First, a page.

By Christianna McCausland
When F. Scott Fitzgerald said there are no second acts in American lives, he hadn’t bet on the 21st century’s trend toward career fluidity. Nowadays, the average American employee is expected to change careers between three and seven times in their lifetime. Pew research recently showed that more than half of people who quit their job in 2021 changed their occupation. From those looking to repurpose their skills within a legal framework to those who simply want a fresh start, these students and alumni illustrate that it’s never too late to career shift.
From the high seas to the high court
Thomas Pulley, 27, is a long way from the Bering Sea, where his career story begins. Between his junior and senior year of college, a friend set him up with a job on the docks in a little town called Naknek, Alaska, for the salmon season. Pulley says, “The landscape was picturesque, the air was clear, and I had no cellphone service. It was incredibly refreshing to get off the grid.”
In fact, the native of New York state enjoyed it so much, he joined a commercial deep-sea fishing company in Seattle and was sent to work in the legendary Bering Sea. Onboard, his primary responsibility was stacking and sorting fish cases in a 50-foot freezer that could hold up to 850 tons of frozen fish.
“It was an incredible adventure I’ll never forget, but I couldn’t see myself making a career out of it long-term,” Pulley explains.
Instead, Pulley returned to school, where an adjunct professor at Western Connecticut State University and criminal defense attorney sparked his interest in legal studies. When he went looking for a program, “UB stood out to me as a school regarded highly for its public interest work and excellent set of clinics,” he says. “Plus, I love crab.”
Pulley will graduate in May 2025 and hopes to work in the public defender’s office in Maryland. He takes some good-natured ribbing from his former seafaring mates who hope to put his interest in criminal law to good use. “They bust my chops a bit and joke about how I’ll have a slew of clients after graduation.”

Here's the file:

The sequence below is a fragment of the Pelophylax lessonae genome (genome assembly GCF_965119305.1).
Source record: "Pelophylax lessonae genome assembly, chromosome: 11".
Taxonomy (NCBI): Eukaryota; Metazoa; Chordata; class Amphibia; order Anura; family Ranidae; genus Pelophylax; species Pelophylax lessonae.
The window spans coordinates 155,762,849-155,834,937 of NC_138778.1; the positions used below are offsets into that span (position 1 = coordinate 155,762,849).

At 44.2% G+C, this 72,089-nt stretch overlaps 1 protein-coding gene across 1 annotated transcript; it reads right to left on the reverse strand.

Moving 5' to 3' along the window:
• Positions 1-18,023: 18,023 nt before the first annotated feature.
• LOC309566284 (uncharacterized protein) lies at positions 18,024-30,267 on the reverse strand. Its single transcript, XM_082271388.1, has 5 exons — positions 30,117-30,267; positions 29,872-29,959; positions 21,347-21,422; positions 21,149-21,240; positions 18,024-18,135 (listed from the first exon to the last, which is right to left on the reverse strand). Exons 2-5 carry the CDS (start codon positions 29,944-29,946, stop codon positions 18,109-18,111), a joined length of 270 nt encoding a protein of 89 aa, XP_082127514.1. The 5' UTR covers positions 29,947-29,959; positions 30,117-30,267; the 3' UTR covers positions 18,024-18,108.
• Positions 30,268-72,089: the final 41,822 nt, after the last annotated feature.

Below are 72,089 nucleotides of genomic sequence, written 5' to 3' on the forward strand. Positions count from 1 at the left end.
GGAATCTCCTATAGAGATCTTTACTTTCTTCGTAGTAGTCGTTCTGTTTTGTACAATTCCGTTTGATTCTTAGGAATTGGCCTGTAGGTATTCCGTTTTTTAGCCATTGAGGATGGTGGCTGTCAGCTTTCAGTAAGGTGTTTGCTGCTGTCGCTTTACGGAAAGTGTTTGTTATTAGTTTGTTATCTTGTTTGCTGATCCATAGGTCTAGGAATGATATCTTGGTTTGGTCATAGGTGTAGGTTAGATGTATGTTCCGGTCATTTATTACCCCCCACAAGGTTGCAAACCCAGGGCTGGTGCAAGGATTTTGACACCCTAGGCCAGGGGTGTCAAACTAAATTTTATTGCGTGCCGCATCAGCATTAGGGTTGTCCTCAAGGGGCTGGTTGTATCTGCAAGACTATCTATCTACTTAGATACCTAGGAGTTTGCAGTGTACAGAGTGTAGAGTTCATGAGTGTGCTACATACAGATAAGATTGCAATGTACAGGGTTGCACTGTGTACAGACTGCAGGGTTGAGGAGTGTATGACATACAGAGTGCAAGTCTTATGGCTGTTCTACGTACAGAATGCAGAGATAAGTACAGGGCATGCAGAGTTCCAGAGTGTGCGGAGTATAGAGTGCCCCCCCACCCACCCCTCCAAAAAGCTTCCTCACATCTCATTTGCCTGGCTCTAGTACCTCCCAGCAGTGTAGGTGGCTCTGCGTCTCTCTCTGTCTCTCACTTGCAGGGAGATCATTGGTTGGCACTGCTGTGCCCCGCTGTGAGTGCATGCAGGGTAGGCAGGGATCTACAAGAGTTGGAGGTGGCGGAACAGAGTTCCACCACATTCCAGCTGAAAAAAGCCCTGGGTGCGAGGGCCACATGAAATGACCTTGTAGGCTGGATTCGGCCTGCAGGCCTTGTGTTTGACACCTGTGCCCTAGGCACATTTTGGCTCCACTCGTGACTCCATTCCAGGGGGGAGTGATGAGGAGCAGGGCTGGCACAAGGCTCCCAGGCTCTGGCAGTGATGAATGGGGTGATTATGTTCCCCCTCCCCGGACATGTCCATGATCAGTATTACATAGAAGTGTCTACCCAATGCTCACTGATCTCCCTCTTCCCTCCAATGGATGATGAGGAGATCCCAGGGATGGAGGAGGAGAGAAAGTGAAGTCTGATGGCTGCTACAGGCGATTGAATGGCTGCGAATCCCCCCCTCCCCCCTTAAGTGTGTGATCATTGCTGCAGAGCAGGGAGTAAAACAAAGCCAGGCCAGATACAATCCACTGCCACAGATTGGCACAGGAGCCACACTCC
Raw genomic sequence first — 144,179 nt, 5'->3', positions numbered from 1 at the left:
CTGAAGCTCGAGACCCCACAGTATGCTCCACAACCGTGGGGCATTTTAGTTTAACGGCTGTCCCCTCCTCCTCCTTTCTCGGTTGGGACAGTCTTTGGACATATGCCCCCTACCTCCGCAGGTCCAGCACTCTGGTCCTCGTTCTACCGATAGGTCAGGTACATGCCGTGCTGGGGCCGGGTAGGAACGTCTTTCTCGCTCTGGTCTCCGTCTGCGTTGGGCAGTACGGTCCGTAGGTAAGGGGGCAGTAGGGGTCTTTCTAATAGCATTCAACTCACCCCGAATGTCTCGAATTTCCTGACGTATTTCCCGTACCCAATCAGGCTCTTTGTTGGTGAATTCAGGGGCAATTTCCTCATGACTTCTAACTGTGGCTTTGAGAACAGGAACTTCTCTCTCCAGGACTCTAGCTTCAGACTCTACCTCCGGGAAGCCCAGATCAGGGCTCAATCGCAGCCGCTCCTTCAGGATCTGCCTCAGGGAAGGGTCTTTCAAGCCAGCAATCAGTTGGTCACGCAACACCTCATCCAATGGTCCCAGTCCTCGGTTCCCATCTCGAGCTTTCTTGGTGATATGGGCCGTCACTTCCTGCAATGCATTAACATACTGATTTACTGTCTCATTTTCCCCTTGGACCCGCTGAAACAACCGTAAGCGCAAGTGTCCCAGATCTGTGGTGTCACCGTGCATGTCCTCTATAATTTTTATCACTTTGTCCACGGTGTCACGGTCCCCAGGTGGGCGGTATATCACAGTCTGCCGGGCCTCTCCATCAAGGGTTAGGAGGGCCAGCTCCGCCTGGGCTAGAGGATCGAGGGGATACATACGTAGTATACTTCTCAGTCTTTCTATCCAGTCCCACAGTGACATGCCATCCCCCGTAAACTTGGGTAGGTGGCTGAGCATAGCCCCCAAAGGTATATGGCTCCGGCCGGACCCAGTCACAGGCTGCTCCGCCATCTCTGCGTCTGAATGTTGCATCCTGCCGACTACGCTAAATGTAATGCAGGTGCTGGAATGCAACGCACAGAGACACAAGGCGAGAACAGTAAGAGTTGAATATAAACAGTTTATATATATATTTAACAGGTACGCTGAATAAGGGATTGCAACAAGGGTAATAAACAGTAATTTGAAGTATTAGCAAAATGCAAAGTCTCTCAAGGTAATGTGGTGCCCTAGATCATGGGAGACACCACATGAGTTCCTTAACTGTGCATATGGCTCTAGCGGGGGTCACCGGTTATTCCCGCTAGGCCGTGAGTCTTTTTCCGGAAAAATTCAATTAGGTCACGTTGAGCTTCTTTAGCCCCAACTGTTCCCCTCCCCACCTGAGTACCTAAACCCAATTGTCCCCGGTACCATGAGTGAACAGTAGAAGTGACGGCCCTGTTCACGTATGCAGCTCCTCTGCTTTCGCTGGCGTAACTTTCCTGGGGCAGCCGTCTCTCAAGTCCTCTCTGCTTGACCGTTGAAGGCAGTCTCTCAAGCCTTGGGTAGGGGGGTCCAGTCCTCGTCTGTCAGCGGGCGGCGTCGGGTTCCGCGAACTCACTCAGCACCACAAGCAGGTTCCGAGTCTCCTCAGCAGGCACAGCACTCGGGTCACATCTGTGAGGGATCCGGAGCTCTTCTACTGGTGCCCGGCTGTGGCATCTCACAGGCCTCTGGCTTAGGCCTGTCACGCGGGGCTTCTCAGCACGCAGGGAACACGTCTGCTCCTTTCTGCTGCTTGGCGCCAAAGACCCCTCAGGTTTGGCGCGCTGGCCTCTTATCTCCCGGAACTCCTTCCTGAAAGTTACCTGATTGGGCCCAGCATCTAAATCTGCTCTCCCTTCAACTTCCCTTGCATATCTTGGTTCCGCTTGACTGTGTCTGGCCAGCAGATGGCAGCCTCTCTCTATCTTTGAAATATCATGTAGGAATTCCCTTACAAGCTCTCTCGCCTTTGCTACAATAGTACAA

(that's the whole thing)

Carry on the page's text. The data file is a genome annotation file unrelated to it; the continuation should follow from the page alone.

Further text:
The human touch
People who know Eaujee Francisco, J.D. ’21, always had him pegged for law school, but he wanted to jump right into a career where he could put his passion for people to work. Prior to attending University of Baltimore, the 34-year-old worked as the human resources and payroll manager for Greenpeace USA. It was meaningful work, but he wanted to do even more.
“I applied to law school to pursue a career as an employment law attorney,” he explains. “I felt that obtaining legal training would allow me to more significantly advocate for employees and provide employers with more technical, risk-mitigating counsel. Additionally, my passion for people sparked an interest in family law while in law school.”
After graduation, Francisco clerked for The Hon. Shannon Avery in the Circuit Court for Baltimore City. After his clerkship, he worked as an associate at two Baltimore area law firms before founding his own firm, The Law Office of Eaujee Francisco, PLLC, in Cedar Hill, Tex. It is the only law firm in southwestern Dallas County specializing in family and employment law. He believes that coming to law school from a different career provided him with a deeper experience and an opportunity to be more engaged with the coursework than he would have been straight out of undergrad.
“Having work experience and a graduate degree before attending law school allowed me to contextualize my law school coursework much differently than the younger law students I knew,” he says. “Also, I wanted to enjoy my next career more than my previous one. I went into law school with very specific career goals to start my own practice.
“So, I approached every course with two questions in mind: How would this help my clients, and would I enjoy this practice area? … I took control of my law school experience and selected courses that focused on the application and practice of law.”